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CPC Leadership Race | Poilievre wants to repeal Trudeau government’s ‘anti-energy’ laws

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A group of longtime conservatives are advocating for leadership candidates to come up with credible climate plans, while repealing federal carbon pricing has emerged as an early promise in the race.

Ken Boessenkool, executive director of the newly formed Conservatives for Clean Growth group, says he doesn’t see pricing carbon as the key to a good climate change plan.

The group emerged shortly after the Conservatives began looking for a new leader and define themselves as believing in the need for the Conservative Party of Canada to have a “stable, credible and long-term” plan to achieve a goal. net zero greenhouse gas emissions.

“There are a number of ways to get there,” said Boessenkool, who previously served as an adviser to various Conservative leaders, including former Prime Minister Stephen Harper.

“There are smart, technology-based incentives or regulations,” he added.

Pierre Poilievre, the high-profile MP from the Ottawa area who was the first to announce his candidacy last month, traveled to Saskatchewan this week to unveil his energy policies, which began with a promise to repeal the Liberal government’s carbon pricing.

Calling it a “tax,” Poilievre framed the issue as a matter of cost and instead promised his environmental plan would focus on technology.

“I’m the only candidate for premier who will protect people’s paychecks and make life more affordable by canceling the carbon tax,” he said Friday in Regina.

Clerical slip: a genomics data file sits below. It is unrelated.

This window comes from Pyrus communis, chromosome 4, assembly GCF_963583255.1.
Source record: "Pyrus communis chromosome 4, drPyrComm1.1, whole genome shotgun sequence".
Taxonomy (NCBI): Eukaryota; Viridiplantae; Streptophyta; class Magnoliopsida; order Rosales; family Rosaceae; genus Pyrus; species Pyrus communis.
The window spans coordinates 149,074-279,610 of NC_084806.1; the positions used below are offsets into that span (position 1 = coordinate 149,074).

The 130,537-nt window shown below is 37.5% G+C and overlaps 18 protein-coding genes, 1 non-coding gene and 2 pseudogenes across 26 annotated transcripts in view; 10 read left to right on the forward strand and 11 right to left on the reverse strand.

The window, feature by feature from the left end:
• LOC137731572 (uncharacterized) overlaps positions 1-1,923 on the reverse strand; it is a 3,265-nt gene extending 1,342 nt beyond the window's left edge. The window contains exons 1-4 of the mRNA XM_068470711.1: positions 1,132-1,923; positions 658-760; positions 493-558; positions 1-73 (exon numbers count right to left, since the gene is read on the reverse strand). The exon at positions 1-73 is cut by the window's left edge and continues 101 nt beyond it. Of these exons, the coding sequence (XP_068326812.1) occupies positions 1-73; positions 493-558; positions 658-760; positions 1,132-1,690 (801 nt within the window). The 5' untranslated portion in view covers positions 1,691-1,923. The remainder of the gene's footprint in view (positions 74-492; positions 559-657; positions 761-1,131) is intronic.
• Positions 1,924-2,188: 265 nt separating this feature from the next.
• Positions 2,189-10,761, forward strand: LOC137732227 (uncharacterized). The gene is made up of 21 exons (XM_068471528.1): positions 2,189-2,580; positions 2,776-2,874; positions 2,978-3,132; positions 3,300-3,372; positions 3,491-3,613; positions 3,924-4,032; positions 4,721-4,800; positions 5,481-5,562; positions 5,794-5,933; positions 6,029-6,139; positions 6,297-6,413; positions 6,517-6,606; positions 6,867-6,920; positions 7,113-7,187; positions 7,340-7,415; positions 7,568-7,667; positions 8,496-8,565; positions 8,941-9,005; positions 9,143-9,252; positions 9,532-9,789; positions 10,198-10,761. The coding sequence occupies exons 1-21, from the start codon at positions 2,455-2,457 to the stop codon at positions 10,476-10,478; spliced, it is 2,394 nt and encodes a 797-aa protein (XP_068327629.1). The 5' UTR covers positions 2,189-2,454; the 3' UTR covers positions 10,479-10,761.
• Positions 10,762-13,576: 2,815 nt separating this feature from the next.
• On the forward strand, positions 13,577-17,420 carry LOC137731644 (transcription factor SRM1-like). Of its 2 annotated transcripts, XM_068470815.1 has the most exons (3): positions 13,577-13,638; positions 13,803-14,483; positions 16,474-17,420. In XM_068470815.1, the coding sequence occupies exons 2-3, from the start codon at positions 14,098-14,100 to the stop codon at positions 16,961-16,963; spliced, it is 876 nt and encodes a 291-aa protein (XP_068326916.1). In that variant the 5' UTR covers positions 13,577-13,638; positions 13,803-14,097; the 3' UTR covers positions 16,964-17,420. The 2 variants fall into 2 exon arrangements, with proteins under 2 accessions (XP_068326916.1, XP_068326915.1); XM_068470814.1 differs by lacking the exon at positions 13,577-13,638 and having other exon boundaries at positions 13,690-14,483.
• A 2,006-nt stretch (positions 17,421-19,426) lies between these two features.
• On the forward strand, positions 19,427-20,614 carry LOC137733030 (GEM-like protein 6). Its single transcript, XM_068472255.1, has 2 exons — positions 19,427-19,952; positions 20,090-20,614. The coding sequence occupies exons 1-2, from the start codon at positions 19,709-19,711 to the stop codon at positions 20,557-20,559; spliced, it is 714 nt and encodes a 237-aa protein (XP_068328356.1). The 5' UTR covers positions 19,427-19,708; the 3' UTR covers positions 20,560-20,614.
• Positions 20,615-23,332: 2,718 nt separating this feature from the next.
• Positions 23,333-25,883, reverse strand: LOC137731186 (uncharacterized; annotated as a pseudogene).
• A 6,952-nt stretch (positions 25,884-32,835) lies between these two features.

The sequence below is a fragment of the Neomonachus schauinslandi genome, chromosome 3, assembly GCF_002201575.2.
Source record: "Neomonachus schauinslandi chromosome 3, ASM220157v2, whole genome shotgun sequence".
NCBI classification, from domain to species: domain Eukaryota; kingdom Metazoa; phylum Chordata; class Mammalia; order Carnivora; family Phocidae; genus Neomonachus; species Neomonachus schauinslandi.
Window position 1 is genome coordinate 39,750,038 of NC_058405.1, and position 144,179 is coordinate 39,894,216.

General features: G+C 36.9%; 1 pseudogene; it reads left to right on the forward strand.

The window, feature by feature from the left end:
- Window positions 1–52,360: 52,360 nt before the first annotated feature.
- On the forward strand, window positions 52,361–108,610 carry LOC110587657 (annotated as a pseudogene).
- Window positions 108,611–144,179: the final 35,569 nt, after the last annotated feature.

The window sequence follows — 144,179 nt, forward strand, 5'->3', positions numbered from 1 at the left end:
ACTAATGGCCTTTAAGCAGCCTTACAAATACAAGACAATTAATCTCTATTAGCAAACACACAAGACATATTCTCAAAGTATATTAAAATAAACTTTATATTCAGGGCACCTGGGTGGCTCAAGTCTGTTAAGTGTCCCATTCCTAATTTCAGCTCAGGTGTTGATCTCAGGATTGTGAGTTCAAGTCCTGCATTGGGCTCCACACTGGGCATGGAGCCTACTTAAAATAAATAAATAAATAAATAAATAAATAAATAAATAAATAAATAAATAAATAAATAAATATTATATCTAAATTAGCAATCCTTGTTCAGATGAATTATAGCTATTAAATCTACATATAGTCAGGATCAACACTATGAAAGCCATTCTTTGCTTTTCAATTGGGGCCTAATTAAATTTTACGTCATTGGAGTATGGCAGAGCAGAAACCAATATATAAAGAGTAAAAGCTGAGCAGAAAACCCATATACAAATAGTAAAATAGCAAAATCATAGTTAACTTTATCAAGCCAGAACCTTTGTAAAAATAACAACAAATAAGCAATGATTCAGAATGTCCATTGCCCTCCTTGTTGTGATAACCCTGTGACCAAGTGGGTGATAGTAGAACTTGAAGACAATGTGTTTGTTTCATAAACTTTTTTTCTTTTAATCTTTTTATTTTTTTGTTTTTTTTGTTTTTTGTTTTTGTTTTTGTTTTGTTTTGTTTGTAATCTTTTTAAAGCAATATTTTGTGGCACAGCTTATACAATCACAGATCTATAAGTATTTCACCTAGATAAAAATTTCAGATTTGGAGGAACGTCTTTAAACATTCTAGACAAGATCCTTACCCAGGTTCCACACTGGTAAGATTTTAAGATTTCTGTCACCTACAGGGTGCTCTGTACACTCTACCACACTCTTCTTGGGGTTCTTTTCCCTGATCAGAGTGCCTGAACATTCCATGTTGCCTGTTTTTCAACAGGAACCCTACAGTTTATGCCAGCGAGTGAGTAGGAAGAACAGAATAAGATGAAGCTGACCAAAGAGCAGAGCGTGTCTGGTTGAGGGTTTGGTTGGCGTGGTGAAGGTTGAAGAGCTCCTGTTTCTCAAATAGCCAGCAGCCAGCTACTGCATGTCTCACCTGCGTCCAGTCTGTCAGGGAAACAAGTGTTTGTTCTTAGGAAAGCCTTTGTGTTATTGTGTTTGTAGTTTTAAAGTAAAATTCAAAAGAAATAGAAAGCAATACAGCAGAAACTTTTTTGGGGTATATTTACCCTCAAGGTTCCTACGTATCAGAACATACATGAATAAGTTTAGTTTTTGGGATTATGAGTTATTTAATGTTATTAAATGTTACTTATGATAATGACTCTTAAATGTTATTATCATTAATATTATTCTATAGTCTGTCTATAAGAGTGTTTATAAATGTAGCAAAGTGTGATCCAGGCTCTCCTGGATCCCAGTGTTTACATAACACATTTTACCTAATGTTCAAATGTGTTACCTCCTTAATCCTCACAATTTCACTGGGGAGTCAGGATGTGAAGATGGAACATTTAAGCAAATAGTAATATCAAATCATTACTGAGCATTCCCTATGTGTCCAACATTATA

Boessenkool said the new group, which he co-founded alongside former federal cabinet minister Lisa Raitt and former Alberta cabinet minister Jim Dinning, wants to work with any candidate on its proposals.

“What approach will Pierre Poilievre use to develop credible climate change policy that uses technology? That’s the question the Conservatives should be asking him,” Boessenkool said.

“He said he was going to tackle the climate with technology – Alright, but how? »

Poilievre said he would repeal what he calls Prime Minister Justin Trudeau’s “anti-energy” laws.

In Regina, he said if he became leader of the Conservative Party of Canada and elected as the next prime minister, he would repeal several laws that affect the oil and gas industry.

He also said he would repeal the ban on tankers in northern British Columbia and build more Canadian pipelines.

He said he would introduce new laws that would support the energy sector while protecting the environment, and that there would be consultation with First Nations.

A day earlier, Mr. Poilievre had campaigned in Saskatoon and announced that he would get rid of the “carbon tax”.

He says the “carbon tax” is driving up costs for ordinary Canadians, and he believes he can win over middle-class suburban families with his policies.

So far, Mr Poilievre is the only declared candidate in the Conservative Party leadership race. The party is due to elect its new leader on September 10.

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